No collective "emerging market crash"

For the emerging markets, 2014 has got off to a pretty dramatic start. Numerous emerging market currencies are under hefty selling pressure. Concern about a marked slowdown in the Chinese economy and the steep slide in the Argentine peso against the US dollar were the triggers behind the current flight from emerging market currencies. In fact the problems currently dogging Argentina are anything but surprising. They are the almost inevitable upshot of years of economic policy mismanagement that, among other things, has spawned high inflation, a badly overvalued currency and a massive erosion of currency reserves.

In our view the current ructions are not portents of a sustained slowdown in growth in the emerging markets as a whole. Differentiation is needed, and that is what the financial markets are currently doing. The scale of the depreciation varies widely from country to country. The currencies of the Eastern European emerging markets are relatively stable. For some time now the Polish zloty, for instance, has been broadly stable against the euro thanks to the country’s robust economic constitution. Since the beginning of 2014 it has slipped 2.3%. The Hungarian forint, which in the past has always reacted sharply to changes in capital market sentiment given its macroeconomic problems, has lost close to 5% against the single currency. On the one hand, the overall fairly moderate exchange rate reactions are linked to the stabilization of the economy and the reduction of imbalances in the eurozone. That improves the growth outlook for the Eastern European countries. On the other, most Central and Eastern European countries have made progress taming their own imbalances.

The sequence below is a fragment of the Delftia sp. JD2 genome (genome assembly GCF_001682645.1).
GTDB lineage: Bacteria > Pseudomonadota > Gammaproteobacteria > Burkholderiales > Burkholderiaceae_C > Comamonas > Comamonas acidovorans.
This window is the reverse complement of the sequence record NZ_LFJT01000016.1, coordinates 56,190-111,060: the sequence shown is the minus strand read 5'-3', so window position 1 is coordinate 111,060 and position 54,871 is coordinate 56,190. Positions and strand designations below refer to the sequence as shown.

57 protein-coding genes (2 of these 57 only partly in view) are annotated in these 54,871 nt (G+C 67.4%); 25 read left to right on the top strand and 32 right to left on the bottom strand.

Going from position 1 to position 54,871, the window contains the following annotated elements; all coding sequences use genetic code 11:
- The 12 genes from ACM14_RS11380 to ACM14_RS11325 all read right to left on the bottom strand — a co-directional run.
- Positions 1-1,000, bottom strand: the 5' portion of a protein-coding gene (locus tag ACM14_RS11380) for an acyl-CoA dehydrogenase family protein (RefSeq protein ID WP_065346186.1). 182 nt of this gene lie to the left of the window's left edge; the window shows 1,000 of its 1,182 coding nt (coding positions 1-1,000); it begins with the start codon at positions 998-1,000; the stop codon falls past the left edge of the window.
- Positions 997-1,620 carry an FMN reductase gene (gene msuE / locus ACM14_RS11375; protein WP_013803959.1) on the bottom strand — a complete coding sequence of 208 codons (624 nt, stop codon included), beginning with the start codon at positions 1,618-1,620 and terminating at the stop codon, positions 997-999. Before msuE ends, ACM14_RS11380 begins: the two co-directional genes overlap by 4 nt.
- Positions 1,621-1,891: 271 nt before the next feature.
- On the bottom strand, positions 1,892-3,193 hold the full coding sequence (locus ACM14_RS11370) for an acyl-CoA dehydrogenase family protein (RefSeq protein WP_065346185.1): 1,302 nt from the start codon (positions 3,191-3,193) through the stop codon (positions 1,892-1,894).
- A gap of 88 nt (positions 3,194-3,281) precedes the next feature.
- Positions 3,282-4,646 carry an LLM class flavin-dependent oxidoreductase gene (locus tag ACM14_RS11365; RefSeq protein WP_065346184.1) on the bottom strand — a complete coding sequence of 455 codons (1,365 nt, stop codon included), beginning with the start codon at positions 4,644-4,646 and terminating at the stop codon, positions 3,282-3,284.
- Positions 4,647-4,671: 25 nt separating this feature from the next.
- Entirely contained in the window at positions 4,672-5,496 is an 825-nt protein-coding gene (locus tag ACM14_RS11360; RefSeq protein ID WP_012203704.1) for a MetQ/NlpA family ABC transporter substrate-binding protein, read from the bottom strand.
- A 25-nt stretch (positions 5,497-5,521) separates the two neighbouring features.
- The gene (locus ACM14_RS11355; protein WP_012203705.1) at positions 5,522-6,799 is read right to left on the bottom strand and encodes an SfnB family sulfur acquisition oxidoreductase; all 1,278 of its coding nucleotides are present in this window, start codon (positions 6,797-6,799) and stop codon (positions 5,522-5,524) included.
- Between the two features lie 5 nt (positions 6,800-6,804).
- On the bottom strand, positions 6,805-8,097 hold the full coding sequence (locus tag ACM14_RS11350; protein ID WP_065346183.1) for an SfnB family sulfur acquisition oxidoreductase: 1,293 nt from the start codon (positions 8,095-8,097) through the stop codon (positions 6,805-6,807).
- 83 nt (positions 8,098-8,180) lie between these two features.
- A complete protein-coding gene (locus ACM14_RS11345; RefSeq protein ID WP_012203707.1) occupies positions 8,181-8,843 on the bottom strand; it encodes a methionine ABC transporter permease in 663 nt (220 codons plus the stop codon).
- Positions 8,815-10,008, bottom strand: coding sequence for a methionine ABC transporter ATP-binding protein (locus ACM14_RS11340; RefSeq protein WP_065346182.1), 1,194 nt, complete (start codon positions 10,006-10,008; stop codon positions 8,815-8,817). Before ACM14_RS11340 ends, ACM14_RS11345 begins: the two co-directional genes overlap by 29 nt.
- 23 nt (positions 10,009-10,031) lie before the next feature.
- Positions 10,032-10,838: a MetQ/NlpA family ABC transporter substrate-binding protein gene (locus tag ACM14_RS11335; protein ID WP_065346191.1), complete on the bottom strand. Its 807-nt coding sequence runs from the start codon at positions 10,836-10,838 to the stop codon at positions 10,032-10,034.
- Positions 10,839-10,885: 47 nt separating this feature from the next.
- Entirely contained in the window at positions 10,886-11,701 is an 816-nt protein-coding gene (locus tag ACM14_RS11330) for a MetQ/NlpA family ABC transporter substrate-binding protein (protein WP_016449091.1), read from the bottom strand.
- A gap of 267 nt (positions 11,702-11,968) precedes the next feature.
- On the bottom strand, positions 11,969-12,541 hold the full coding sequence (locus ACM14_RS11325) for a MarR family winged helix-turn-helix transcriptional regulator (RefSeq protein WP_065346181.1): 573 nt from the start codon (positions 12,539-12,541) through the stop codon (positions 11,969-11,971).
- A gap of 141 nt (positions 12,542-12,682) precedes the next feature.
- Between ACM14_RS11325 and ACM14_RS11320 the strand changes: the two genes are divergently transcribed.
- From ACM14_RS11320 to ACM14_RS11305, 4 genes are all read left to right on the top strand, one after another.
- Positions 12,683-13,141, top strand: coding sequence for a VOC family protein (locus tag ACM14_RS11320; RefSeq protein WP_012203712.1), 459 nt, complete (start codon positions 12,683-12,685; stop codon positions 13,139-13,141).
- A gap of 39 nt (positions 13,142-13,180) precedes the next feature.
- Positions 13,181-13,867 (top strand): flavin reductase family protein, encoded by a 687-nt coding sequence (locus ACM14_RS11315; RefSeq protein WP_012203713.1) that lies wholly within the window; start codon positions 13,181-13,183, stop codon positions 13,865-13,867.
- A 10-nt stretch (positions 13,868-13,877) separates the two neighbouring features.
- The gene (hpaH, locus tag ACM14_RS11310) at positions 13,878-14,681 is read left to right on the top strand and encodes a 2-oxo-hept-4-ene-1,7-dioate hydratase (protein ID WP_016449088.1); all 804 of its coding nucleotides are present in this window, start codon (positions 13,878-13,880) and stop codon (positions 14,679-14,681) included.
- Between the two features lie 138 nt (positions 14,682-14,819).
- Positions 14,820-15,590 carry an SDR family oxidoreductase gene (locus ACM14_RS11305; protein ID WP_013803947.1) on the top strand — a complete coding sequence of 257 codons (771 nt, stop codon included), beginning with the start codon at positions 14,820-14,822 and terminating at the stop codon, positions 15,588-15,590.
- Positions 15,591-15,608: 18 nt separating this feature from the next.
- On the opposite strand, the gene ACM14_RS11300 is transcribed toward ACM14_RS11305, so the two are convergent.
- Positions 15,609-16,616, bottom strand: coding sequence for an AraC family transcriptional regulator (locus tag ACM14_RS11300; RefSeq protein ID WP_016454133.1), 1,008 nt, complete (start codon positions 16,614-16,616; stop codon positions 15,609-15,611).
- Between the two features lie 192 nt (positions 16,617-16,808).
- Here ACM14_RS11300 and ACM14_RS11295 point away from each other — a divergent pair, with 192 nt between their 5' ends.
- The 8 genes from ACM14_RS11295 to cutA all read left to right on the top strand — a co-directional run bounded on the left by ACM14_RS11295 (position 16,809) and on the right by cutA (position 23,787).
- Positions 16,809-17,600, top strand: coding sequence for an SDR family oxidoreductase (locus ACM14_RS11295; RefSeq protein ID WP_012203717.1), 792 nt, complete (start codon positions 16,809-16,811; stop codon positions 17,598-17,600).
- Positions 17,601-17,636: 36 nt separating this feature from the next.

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Dr. Michael Heise

Allianz SE
Phone +49.89.3800-16143

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